Former president Donald Trump was said to be outraged at the results as he announced his nomination for the 2024 presidential election mainly because he loves the adoration that rallies bestow and which devoted voters encourage with generous contributions. A Conservative Republican since his high school days told this reporter: “Trump did some good things, but it’s time for him to disappear. No good comes from talking about the past. We need to talk about tomorrow.” A sentiment growing in some Republican households, but not likely to disappear from the devoted MAGA followers. Comedian Dave Chapelle explained that Trump was an honest liar and that was part of his appeal. When Trump said he knew that American capitalism was rigged because he uses that rigging to get ahead, “which made him appear as an honest liar,” said Chappelle.
Elections in America are never synchronous, different political offices are up for election at different dates and each level of governance uses different election cycles. Gubernatorial elections this year involve 36 of the 50 states decided by election. Democrats now control 23 state leadership offices gaining one, and Republicans control 25, with two races undecided. Two Lesbian women were elected on the East and West coast and Maryland selected its first black governor—all three are Democrats. The Republicans found plenty to explain what happened, focusing on inexperienced candidates making rookie mistakes. Others privately called for an audit of how the National Republican Senatorial Committee raised and spent money under chairman Sen. Rick Scott, a Floridian whose company defrauded the public health programme, Medicare, and paid millions in fines, all before he went into politics.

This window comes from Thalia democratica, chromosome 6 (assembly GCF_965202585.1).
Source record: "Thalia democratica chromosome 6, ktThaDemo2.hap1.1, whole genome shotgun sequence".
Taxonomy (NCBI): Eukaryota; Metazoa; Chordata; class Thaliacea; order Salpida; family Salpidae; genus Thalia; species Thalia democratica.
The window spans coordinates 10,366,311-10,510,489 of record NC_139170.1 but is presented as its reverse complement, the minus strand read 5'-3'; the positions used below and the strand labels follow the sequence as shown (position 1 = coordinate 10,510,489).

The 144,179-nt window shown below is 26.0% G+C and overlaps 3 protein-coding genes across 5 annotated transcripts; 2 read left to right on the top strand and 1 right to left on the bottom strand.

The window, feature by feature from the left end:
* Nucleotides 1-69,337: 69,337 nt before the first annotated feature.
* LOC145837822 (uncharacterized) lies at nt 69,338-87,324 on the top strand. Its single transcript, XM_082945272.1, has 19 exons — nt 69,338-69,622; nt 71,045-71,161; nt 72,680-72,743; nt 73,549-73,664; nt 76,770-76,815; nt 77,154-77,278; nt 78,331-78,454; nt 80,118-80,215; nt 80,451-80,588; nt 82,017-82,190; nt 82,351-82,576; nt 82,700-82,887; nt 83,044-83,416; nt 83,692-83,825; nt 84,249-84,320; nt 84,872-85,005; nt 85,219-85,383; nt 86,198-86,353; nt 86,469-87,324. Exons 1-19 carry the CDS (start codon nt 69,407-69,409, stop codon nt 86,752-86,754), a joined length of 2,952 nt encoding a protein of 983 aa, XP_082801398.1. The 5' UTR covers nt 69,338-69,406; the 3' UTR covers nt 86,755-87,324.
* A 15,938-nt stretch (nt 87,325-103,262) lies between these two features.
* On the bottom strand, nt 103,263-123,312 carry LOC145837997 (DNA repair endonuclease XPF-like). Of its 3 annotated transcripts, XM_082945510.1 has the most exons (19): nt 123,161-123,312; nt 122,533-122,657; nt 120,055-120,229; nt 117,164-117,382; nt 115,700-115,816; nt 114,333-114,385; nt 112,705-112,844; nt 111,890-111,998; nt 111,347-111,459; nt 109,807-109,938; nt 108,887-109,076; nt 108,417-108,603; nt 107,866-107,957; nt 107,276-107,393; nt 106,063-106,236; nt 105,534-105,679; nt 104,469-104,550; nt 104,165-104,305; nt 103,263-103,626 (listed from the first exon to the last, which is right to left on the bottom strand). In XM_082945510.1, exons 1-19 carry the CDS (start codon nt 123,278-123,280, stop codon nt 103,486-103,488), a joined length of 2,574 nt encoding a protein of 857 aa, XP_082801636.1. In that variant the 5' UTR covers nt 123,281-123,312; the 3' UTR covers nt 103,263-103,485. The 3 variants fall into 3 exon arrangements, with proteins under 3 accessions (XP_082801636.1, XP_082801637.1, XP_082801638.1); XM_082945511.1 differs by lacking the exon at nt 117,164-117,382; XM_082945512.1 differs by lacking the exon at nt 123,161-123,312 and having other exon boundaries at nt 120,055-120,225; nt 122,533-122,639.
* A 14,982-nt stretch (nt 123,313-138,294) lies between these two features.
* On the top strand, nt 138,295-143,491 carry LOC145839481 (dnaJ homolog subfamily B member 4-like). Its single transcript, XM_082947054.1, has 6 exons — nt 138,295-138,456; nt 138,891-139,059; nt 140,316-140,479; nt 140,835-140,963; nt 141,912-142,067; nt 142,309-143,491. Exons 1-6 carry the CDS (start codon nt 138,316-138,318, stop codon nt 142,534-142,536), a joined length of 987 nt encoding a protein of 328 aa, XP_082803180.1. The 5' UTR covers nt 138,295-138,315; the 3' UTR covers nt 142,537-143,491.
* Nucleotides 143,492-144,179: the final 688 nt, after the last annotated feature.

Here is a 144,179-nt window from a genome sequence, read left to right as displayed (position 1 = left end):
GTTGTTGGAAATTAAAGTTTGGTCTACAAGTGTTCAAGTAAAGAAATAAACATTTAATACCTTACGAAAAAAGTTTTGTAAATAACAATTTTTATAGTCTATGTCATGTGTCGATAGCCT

Several strategists say that Trump’s imprint on the Senate and House races hurt more than it helped and raises serious questions about his viability as a presidential candidate in 2024. “How could you look at these results and conclude Trump has any chance of winning a national election in 2024?” tweeted Scott Jennings, a Republican strategist who has advised Senate Minority Leader Mitch McConnell’s past campaigns.
A very happy President Biden said: “It was a good day I think for democracy…the overwhelming majority of the American people support the elements of my economic agenda—from rebuilding America’s roads and bridges; to lowering prescription drug costs; to a historic investment in tackling the climate crisis; to making sure that large corporations begin to pay their fair share in taxes.”
An honest comment came from Texas Sen. Ted Cruz, a Republican and persistent Biden critic, who was questioned about the shortfall of success on a Fox News Channel interview: “Why did Democrats do better than expected? Because they have governed as liberals.” Perhaps people prefer a government that tries to work for everyone and not just those at the top of the economic ladder.
American political coverage is going to require a more perceptive journalistic effort and an acceptance that polling is too easily “gamed”. Billions of dollars were spent by both sides in this election, money that could have done more good if used elsewhere with precision rather than trying to convince voters. As it was, less than a third of the number of registered voters actually voted in this mid-term compared to 2018’s mid-term, when 66 million voted. In the presidential election of 2020, a total of 154 million people voted, with Biden getting 7 million more votes than Trump received.
Trump put it this way: “Well, I think if they [Republicans] win, I should get all the credit. And if they lose, I should not be blamed at all. But it will probably be just the opposite.” And it is!
—The writer has worked in senior positions at The Washington Post, NBC, ABC and CNN and also consults for several Indian channels